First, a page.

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Council posts down to 653

The number of city, atoll, and island councillors to be elected in the upcoming local council elections is 653, the elections commission announced Saturday, significantly fewer than the present count of 1,095 councillors.



The number of city, atoll, and island councillors to be elected in the upcoming local council elections is 653, the elections commission announced Saturday, significantly fewer than the present count of 1,095 councillors.

According to the electoral body, 563 councillors will be elected to 179 island councils, 67 councillors to 18 atoll councils, and 23 councillors to three city councils.

Some 946 island councillors, 132 atoll councillors, and 17 city councillors were elected for three-year terms in January 2014.

The changes come after the parliament revised the landmark 2010 Decentralisation Act to reduce the number of councillors from five to three for islands with a population of less than 3,000.

Only 13 islands will now have a five-member island council, down from a seven-member council at present.

The law was also changed to elect one atoll councillor for each parliamentary constituency in an atoll, down from two for each constituency. Three atoll councillors will be elected for atolls with two parliamentary constituencies.

The polls have been scheduled for January 14.

According to the 2014 census, only four islands have a population exceeding 5,000 and only 20 islands have more than 2,000 people. Some 38 percent of the Maldives’ 338,000-strong population reside in the congested capital city with the rest scattered across 186 inhabited islands.

President Abdulla Yameen’s decision to accord city status to Fuvahmulah will meanwhile reduce the number of councillors on the southern island from 30 to three.

As Fuvahmulah is uniquely both an island and its own atoll, it currently has an atoll council and island councils for each of its eight administrative wards, with a total of 30 elected councillors.

However, the island will now have a three-member city council, with one member representing each of its three parliamentary constituencies.

Yameen issued an executive decree last month declaring that the island meets the criteria for a city in the decentralisation law, which was amended last year to lower the minimum population threshold from 25,000 to 10,000.

Fuvahmulah became the Maldives’ third city after the capital Malé and Addu City.

The Malé and Addu city councils will have, respectively, 13 members and seven members, one for each parliamentary constituency.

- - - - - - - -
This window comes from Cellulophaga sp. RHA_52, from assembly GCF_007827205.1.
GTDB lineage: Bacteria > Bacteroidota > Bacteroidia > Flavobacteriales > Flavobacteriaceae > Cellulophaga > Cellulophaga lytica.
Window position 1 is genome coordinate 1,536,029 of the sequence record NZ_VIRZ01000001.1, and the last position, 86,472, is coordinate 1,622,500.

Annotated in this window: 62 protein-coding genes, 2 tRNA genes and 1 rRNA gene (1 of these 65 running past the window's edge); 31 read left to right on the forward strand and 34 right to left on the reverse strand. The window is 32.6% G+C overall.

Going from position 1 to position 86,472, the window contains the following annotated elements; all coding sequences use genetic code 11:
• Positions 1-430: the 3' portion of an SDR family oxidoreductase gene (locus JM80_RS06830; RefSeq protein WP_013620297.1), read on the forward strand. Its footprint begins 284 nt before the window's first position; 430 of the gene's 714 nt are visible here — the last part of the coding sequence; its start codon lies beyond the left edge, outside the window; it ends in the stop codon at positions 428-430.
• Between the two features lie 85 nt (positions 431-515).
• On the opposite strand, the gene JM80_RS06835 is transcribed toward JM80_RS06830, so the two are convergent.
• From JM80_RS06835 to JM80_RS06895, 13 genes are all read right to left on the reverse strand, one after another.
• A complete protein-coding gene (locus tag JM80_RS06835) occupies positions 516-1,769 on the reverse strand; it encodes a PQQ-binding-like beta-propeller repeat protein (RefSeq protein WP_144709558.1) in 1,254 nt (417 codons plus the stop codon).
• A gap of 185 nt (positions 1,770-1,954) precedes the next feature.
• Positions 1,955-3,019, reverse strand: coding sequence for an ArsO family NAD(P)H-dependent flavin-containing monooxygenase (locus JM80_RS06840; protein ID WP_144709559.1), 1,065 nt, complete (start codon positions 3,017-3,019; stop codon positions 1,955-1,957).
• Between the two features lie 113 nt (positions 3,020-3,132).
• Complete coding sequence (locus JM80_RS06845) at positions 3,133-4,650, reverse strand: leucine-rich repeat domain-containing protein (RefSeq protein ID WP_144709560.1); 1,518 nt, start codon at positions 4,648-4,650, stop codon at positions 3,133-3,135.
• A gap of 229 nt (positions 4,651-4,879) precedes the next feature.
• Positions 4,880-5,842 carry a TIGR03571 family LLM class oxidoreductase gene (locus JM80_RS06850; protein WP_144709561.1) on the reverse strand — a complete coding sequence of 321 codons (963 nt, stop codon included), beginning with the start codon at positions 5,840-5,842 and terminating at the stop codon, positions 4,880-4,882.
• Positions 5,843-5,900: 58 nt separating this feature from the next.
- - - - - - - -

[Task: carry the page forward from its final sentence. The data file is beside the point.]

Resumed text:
The pro-government majority in parliament has also brought several other amendments to the decentralisation law, prompting accusations from the main opposition Maldivian Democratic Party that the current administration is seeking to “destroy” the decentralisation system.

In July, three by-elections were cancelled after the law was changed to state that elections must not be held if a councillor resigns after one year.

After Yameen assumed power in November 2013, the government also gradually stripped the Malé and Addu city councils of their authority and staff. Both the Malé and Addu councils are opposition-dominated.

In late June, Yameen ratified a third amendment to the decentralisation law that authorised the president to determine the public services to be provided by city councils.

Most municipal services were transferred to government ministries, leaving the councils with providing registration services and issuing birth and death certificates.

The MDP said at the time the changes were aimed at reducing the city councils to an “administrative desk at the president’s office.”

The current model of more than 1,000 elected councillors approved in 2010 by the then-opposition majority parliament had been branded “economic sabotage” by the MDP government, as it was expected to add US$220,000 in wages every month. The MDP had proposed limiting the number of councillors to “no more than 220.”

Island councillors are paid between MVR15,000 to MVR11,000 (US$972 -713), while atoll councillors are paid between MVR25,000 to MVR20,000 (US$1,621 – US$1,297).

Elected island, atoll, and city councils were introduced in the Maldives for the first time under the decentralisation law as mandated by the 2008 constitution. The first elections were held in February 2011.

In the previous local council elections held in January 2014, the MDP won 457 seats (41.5 percent) and the ruling Progressive Party of Maldives won 281 seats (25.5 percent).

The PPM’s coalition partners at the time, the Jumhooree Party and the Maldives Development Alliance, took 125 seats (11.4 percent) and 59 seats (5.4 percent) respectively.

The Adhaalath Party secured 45 seats (4.1 percent) – including a majority in three councils – while the Dhivehi Rayyithunge Party won one seat (0.1 percent) and independent candidates won 132 seats (12 percent).

Voter turnout was 63 percent, well below the 90 percent turnout in the presidential election of November 2013.